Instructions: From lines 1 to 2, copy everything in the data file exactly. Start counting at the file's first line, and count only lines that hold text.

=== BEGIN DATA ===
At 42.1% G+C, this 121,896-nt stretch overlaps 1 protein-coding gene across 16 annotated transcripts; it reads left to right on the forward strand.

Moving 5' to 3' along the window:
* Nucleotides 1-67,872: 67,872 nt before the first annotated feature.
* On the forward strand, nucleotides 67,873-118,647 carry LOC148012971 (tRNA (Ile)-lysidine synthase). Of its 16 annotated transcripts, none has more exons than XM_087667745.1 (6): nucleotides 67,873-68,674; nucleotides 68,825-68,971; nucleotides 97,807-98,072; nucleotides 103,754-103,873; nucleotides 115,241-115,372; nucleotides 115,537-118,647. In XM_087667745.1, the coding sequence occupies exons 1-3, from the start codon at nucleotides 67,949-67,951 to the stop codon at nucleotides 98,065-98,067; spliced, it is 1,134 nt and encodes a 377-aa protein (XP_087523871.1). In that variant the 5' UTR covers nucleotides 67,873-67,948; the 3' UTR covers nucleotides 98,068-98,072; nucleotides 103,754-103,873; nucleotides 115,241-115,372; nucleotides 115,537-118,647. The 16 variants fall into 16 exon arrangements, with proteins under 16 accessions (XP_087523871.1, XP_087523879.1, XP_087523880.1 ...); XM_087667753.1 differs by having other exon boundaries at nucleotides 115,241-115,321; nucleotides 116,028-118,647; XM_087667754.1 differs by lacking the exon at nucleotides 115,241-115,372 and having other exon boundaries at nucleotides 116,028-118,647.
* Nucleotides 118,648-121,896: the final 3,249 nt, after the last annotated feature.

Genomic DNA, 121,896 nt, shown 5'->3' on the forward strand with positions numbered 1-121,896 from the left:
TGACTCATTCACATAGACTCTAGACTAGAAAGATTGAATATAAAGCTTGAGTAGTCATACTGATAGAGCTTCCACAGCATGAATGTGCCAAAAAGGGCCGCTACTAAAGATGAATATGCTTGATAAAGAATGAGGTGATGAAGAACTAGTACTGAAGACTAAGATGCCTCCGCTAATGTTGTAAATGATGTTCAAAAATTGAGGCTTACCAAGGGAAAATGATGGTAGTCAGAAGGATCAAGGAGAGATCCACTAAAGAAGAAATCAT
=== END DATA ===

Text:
At 42.1% G+C, this 121,896-nt stretch overlaps 1 protein-coding gene across 16 annotated transcripts; it reads left to right on the forward strand.

Moving 5' to 3' along the window: